Nation Other News 20 Jan 2020 Will Rs 365 crore sa ...

Will Rs 365 crore save Bengaluru’s froth lakes?

DECCAN CHRONICLE | CHANDRASHEKAR G
Published Jan 20, 2020, 7:28 pm IST
Updated Jan 20, 2020, 8:16 pm IST
Tenders have been floated to stop them foaming but where will the slurry go?
The Bellandur has become infamous for frothing over in the rainy season.
 The Bellandur has become infamous for frothing over in the rainy season.

Bengaluru: The Bellandur and Varthur lakes, which gained infamy for breaking out in a froth when it rains, are to get a fresh lease of life. At least that’s the idea. The Karnataka government has finally floated tenders to clean up the lakes, at a cost of Rs 365 crore.

The cleanup of the 903-acre Bellandur lake is to cost Rs 245.89 crore of taxpayer money while Varthur (445 acres) will cost Rs 119 crore. 

 

The conditions laid down in the tender documents make it mandatory for vehicles carrying away silt from these water bodies to have GPS facilities, and there will be CCTV cameras set up around the lakes to monitor the desilting activity.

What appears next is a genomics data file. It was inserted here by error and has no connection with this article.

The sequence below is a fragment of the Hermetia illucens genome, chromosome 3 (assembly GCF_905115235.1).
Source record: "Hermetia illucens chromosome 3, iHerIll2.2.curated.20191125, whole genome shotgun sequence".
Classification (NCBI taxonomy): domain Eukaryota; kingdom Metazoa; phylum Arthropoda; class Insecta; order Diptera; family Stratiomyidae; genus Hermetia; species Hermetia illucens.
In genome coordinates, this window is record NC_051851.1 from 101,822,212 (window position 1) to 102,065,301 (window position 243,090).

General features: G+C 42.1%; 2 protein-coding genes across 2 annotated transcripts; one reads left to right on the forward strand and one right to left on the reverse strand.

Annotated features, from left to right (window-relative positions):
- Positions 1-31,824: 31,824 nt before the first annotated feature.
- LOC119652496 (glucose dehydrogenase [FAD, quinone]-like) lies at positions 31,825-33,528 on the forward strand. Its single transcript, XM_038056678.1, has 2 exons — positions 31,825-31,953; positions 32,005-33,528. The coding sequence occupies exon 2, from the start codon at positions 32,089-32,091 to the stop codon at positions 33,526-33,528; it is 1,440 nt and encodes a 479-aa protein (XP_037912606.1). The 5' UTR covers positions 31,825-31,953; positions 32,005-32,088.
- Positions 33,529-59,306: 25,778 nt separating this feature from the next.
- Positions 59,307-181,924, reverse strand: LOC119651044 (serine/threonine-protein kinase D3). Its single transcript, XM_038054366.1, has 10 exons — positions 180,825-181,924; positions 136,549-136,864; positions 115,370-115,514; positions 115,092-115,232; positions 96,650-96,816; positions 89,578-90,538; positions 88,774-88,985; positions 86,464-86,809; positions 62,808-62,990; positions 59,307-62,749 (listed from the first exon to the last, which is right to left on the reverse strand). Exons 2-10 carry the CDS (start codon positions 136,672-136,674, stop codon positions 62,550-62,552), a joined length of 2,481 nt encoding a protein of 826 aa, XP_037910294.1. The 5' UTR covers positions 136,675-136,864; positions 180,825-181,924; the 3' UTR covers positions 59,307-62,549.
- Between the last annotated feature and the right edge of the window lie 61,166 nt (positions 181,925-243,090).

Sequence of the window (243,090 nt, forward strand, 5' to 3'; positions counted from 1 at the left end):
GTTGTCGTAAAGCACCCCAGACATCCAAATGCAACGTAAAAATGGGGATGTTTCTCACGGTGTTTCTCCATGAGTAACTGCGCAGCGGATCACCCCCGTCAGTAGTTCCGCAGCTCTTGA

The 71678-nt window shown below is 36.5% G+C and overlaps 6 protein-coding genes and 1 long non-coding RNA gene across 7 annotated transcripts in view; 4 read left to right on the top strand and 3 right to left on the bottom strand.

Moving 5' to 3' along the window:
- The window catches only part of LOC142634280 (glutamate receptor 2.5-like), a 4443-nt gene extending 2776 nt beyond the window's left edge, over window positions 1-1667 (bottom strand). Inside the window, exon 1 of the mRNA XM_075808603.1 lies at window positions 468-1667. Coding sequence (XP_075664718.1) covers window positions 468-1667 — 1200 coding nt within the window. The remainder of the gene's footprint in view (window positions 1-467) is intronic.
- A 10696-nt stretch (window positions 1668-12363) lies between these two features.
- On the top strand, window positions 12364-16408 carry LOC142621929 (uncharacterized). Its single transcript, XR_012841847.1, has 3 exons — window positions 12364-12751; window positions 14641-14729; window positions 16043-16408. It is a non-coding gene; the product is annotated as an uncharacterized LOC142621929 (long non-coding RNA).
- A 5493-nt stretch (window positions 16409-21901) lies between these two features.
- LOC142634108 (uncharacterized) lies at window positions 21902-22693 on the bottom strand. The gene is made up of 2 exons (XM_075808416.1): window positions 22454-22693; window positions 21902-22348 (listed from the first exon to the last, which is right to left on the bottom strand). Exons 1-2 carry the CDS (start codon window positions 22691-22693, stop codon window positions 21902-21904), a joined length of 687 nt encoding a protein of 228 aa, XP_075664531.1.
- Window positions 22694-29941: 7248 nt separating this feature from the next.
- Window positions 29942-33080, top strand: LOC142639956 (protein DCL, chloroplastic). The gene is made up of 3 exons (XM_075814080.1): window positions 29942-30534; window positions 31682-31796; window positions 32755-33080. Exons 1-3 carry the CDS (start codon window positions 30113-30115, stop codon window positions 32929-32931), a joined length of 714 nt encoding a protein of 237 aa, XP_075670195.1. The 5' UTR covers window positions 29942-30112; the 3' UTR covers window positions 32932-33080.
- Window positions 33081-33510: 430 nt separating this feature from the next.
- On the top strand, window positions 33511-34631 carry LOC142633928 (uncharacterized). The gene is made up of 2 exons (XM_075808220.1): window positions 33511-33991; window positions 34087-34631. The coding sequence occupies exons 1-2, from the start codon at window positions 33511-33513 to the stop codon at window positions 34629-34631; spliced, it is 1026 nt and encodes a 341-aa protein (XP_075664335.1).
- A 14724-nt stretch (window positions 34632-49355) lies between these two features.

This is meant to arrest the tendency of contractors to inflate the amount of silt they remove and dump it at places where they shouldn’t.

But Bengaluru’s green activists say a lot more needs to be done and are demanding to see the blueprints of the initiative. Environment expert A N Yellappa Reddy says an environment impact assessment should have been done before floating the tender to ascertain the impact of dumping slurry and silt.

 

“Slurry is full of methane, and dumping it at quarries may contaminate the ground water. It can prove deadly. Even if it is converted into manure for agriculture purposes, the chemical composition must be ascertained and treated before using it," he said.

Bellandur lake is one of the most polluted lakes in Bengaluru. Most of the city’s treated and untreated sewage is discharged into it. Increased residential and commercial activities around it have resulted in silt deposition in the lake, affecting groundwater recharge.

 

Water in both Bellandur and Varthur is laced with heavy metals and harmful chemicals, which has caused damage to groundwater and the local ecology.

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Location: India, Karnataka, Bengaluru




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